The New York Times on Monday examined how dermatology is fast becoming a two-tier business in which higher-paying customers seeking aesthetic procedures often receive greater pampering than medical patients for whom health insurance pays fixed reimbursement rates.
According to the Times, dermatology is one of the specialties in which patients "are not only willing to pay for quality-of-life treatments that may not be covered by insurance," but also are willing to pay "much more for such treatments than insurers would pay for a medical procedure that takes a similar amount of time." Health insurers typically reimburse a physician $60 to $90 for a visit that includes a full-body skin cancer check, which takes about 10 minutes. Dermatologists might receive $500, paid on the day of treatment, for a botulinum toxin Type A injection to the forehead that takes 10 minutes.
The Times reports that some dermatologists have separate waiting and examination rooms for aesthetic and medical patients. In addition, some dermatologists offer additional services—such as valet parking —for aesthetic patients.
A study published last year in the Journal of the American Academy of Dermatology found that dermatologists in 11 U.S. cities and one county offered appointments to patients seeking botulinum toxin Type A injections sooner than patients inquiring about a changing mole, which is a possible sign of skin cancer. The study also found some dermatologists are staffing nurse practitioners and physicians’ assistants, known as physician extenders, to primarily see medical patients.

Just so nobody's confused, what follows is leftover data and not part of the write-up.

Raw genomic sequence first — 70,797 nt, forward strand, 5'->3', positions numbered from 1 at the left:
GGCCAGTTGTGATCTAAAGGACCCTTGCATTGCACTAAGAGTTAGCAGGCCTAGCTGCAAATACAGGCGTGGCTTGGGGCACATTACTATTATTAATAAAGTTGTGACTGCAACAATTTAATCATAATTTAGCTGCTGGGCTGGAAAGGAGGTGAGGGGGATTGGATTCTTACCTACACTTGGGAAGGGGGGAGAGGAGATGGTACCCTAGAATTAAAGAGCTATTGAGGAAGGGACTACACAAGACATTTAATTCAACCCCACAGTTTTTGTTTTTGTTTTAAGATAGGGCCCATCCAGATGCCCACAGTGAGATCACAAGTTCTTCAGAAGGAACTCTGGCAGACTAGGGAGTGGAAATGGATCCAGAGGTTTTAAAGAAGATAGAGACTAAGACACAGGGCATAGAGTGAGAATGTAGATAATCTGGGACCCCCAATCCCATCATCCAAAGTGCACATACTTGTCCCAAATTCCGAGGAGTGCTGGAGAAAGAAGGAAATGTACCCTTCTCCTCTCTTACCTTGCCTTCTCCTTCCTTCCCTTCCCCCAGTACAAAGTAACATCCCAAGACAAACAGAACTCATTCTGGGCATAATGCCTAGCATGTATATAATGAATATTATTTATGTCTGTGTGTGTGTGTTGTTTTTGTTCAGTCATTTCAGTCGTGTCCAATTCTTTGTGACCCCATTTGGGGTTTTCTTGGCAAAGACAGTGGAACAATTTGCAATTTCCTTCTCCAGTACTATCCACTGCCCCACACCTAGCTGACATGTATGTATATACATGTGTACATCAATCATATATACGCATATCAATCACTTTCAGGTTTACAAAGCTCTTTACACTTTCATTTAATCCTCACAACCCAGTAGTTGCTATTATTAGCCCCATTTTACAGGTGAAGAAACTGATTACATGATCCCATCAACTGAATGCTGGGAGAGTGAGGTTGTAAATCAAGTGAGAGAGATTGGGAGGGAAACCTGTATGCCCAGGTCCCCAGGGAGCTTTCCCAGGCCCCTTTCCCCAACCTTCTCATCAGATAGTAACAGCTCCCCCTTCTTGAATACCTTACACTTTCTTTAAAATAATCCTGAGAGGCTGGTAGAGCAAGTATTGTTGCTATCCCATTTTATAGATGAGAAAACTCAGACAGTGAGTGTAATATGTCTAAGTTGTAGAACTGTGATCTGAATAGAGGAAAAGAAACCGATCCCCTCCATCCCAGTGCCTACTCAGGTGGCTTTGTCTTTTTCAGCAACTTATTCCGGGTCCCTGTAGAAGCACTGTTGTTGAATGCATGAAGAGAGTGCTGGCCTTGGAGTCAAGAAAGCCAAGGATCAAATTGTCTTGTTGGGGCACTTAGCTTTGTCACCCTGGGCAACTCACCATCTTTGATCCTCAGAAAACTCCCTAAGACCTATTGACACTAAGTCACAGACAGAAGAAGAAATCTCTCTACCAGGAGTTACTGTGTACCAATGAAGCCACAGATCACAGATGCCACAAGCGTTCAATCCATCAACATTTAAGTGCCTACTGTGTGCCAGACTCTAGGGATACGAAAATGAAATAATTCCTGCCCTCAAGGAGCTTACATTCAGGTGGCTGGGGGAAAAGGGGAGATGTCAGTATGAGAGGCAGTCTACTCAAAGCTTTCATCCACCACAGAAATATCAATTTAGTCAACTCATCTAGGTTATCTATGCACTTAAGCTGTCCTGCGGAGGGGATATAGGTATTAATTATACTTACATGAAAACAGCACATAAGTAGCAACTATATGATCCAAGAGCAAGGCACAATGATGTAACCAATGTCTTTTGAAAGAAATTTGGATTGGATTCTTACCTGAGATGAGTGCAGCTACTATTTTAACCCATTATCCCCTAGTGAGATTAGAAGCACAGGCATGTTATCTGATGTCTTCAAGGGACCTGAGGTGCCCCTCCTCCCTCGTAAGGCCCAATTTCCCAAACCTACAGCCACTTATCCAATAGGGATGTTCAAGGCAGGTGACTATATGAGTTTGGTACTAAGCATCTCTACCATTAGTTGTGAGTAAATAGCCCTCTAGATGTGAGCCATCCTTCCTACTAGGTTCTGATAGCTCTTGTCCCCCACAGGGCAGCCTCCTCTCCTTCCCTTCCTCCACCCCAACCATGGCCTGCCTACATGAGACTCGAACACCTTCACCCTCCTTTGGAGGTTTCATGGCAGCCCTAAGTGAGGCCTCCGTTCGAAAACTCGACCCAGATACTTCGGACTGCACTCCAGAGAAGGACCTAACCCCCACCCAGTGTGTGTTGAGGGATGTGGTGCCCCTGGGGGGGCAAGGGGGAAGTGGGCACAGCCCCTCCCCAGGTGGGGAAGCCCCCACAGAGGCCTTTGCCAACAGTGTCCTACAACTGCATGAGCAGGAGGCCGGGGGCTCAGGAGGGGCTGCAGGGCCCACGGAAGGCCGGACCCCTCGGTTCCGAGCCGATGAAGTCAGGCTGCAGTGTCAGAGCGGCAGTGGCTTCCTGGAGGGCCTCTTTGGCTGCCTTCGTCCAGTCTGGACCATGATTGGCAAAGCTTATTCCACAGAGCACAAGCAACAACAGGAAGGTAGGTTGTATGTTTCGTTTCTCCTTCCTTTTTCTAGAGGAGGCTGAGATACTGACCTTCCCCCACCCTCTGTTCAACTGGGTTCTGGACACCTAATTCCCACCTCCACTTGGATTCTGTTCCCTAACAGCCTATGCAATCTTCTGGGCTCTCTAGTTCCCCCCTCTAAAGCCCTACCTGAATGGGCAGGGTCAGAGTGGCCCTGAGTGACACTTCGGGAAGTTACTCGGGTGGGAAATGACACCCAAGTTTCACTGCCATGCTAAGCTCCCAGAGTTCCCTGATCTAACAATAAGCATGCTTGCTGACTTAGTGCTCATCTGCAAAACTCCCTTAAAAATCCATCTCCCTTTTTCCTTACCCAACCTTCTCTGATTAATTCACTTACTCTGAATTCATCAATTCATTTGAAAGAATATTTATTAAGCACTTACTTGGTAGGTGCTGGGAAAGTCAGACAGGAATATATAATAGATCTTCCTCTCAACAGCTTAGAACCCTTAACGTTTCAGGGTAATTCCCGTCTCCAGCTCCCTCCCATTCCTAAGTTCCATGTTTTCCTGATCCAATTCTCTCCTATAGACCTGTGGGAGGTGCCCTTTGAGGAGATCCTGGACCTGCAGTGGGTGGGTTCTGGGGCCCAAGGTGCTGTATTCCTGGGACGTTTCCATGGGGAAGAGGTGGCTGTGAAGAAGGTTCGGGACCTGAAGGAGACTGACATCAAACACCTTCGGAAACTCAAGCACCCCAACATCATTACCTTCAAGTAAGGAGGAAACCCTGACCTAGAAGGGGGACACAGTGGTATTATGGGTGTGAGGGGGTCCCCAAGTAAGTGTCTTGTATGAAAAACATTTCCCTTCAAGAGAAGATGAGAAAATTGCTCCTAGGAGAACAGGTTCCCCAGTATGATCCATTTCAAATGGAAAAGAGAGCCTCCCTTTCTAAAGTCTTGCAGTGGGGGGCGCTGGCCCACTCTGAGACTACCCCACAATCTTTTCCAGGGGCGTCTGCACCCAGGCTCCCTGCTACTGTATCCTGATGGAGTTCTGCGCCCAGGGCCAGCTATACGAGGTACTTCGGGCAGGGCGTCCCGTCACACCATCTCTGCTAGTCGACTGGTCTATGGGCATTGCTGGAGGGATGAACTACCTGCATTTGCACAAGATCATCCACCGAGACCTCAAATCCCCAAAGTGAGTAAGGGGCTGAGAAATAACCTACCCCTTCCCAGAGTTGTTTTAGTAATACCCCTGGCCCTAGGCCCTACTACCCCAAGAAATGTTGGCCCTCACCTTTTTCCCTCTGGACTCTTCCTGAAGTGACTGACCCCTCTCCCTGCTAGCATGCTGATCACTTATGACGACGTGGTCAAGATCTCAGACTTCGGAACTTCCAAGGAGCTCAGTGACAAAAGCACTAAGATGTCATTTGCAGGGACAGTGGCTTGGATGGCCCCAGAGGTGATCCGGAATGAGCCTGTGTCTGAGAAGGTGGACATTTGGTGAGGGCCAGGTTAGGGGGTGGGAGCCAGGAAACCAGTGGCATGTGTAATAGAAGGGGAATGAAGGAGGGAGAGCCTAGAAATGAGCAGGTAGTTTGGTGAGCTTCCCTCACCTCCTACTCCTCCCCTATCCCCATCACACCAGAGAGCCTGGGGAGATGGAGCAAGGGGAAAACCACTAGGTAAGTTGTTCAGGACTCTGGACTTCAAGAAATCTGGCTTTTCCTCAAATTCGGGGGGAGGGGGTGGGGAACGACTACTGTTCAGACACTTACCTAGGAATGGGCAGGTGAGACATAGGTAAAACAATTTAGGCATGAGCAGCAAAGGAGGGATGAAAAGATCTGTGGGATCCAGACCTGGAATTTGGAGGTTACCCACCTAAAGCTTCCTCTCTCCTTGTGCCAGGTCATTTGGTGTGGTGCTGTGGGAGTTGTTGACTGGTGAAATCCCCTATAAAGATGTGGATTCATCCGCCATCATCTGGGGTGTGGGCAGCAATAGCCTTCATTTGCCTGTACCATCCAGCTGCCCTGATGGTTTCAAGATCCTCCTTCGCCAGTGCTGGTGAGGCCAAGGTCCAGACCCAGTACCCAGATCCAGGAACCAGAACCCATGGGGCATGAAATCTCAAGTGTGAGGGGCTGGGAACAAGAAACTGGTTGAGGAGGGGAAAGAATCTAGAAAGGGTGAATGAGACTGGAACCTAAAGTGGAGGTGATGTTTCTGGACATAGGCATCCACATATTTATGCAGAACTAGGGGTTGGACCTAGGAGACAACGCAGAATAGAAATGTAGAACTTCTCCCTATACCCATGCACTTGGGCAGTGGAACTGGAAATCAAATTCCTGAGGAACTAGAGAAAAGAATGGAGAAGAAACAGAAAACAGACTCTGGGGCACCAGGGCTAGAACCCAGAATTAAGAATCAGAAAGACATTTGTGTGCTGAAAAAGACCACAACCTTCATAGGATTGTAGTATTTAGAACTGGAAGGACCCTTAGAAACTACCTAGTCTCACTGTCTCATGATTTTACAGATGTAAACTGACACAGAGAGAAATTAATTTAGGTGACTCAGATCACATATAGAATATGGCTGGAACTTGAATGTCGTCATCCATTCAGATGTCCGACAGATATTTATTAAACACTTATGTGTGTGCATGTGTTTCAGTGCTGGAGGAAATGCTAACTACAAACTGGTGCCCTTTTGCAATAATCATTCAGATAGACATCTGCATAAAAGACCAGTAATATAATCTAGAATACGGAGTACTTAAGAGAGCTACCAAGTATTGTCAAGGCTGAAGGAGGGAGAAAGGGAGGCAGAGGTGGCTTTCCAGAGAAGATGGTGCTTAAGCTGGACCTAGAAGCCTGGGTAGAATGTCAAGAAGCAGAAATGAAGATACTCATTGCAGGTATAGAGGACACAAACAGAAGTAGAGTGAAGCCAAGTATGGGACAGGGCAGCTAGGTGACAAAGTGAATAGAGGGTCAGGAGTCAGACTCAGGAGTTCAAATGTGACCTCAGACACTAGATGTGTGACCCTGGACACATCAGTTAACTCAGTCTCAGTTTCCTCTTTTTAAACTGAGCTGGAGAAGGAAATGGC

According to the Times, as "dermatologists are trying to advance the idea of a national skin cancer epidemic, such a two-tier system is raising concerns that the coddling of beauty patients may divert attention from skin diseases." Several people interviewed by the Times said dermatologists they saw for medical reasons treated them as potential aesthetic patients.
"The message is that the cosmetic patient is more important than the medical patient, and that’s not a good message," says Davis Pariser, a dermatologist and president-elect of the American Academy of Dermatology.
[Medical News Today, July 29, 2008]